At the turn of the 20th century, around 1900, Oscar Johnson, owner of Walter Place, (he had married Colonel Walter’s daughter) bought the house as a guest house for his friends. He would have guests come from St. Louis in a special railroad car that he owned. He owned three more guest houses also.
Johnson hired well-known architect Theodore C. Link of St. Louis to put his miraculous artistic touch on this house, making it incredible.
It is an English basement type house, with the kitchen and dining room downstairs and the living room and bedrooms upstairs. Link put a dry moat around the house which is very useful. He designed the English boxwood gardens on the grounds.
The house sits around the circular drive that went to the backside of Walter Place. Owners who have lived here include the J.C. Tuckers, who first named it “Tuckahoe” after their country estate. The Clark Cochrans and the Collier Carltons lived here also.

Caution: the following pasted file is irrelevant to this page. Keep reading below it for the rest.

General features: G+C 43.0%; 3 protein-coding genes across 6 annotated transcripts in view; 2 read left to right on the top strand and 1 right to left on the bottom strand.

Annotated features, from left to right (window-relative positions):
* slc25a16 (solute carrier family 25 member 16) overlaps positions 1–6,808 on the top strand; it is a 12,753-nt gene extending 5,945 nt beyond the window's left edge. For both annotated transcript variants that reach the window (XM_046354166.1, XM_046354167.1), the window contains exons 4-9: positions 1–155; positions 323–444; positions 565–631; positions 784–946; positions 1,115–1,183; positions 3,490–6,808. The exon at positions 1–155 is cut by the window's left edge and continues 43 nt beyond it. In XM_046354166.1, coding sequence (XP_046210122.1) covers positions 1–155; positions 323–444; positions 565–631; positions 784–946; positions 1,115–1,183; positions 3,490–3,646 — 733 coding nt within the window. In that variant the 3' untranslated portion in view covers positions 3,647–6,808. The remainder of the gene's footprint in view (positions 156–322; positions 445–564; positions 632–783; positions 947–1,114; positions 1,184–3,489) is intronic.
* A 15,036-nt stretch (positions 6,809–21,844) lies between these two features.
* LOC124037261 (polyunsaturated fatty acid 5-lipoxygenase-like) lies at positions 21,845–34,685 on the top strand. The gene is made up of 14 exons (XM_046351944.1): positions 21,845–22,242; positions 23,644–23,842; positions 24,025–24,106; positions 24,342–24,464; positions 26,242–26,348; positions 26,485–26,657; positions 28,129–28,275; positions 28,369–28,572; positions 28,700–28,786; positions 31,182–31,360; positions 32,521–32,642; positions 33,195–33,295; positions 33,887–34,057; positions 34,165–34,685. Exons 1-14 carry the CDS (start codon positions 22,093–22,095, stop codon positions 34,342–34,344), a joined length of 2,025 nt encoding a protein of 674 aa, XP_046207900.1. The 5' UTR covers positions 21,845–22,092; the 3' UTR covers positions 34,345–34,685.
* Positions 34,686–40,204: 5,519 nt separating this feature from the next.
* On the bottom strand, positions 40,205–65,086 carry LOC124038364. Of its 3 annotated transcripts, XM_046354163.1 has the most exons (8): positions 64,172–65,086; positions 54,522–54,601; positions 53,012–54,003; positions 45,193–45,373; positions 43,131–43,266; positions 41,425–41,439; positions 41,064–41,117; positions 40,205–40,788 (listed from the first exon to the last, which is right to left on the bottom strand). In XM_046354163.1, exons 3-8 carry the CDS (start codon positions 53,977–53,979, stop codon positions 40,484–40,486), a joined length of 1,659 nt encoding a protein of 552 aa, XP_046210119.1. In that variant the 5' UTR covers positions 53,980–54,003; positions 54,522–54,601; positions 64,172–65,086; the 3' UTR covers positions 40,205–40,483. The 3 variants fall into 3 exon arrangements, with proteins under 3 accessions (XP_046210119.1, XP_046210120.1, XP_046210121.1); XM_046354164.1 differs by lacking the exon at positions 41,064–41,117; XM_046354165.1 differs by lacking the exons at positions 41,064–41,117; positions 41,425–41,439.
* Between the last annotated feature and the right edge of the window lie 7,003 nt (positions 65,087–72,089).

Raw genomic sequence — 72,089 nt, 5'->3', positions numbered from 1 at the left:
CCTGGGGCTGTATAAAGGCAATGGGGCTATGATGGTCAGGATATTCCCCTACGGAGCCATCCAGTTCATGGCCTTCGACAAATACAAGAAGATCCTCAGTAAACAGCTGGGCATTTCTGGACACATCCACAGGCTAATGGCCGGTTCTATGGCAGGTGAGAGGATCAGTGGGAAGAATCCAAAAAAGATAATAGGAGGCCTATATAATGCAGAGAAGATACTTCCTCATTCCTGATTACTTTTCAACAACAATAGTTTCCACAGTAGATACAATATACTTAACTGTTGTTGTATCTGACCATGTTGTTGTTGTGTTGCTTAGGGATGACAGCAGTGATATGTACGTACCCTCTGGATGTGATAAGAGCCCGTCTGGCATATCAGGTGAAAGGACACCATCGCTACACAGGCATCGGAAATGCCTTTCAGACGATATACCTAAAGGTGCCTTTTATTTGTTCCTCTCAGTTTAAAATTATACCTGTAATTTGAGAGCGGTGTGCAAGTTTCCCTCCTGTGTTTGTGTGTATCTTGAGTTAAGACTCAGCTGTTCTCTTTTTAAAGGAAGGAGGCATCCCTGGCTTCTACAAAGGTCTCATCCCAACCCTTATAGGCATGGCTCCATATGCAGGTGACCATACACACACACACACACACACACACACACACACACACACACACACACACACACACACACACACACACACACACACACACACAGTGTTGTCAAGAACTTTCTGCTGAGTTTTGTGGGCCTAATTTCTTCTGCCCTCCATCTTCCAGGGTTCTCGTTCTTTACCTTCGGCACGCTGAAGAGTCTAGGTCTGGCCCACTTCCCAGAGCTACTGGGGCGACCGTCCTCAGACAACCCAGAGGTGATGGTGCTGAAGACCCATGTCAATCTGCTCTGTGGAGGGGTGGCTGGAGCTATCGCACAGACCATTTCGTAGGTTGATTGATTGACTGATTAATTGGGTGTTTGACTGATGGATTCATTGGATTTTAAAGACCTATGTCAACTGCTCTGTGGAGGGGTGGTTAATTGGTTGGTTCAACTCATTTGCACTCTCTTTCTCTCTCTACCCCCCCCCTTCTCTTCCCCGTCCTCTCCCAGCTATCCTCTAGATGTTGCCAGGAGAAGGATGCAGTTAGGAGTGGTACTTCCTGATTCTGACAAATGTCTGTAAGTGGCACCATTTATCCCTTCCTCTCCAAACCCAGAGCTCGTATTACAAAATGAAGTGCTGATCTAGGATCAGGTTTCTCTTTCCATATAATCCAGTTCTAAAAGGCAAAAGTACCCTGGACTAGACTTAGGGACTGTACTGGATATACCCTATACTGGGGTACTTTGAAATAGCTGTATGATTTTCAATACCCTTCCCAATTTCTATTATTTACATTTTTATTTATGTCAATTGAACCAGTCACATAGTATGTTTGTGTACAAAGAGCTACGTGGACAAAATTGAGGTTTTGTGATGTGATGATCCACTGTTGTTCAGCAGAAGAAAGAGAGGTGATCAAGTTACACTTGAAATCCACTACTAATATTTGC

Jamie Tucker, Harriet Cochran, and Mrs. Tucker were all outstanding artists and the house has an art studio with glass windows facing the west for plenty of sunshine for light.
Tickets may be purchased at the Marshall County Historical Museum, which sponsors the tour as our only fundraiser. We are located at 220 East College Avenue, Holly Springs. Our phone number is 662-252-3669. Tickets cost $15 for groups of 10 or more and $18 for individual tickets. All tickets purchased after November 28 are $22. Get yours soon. This is a good way to entertain and it is so good, people will remember it forever. It’s a good happening in the world.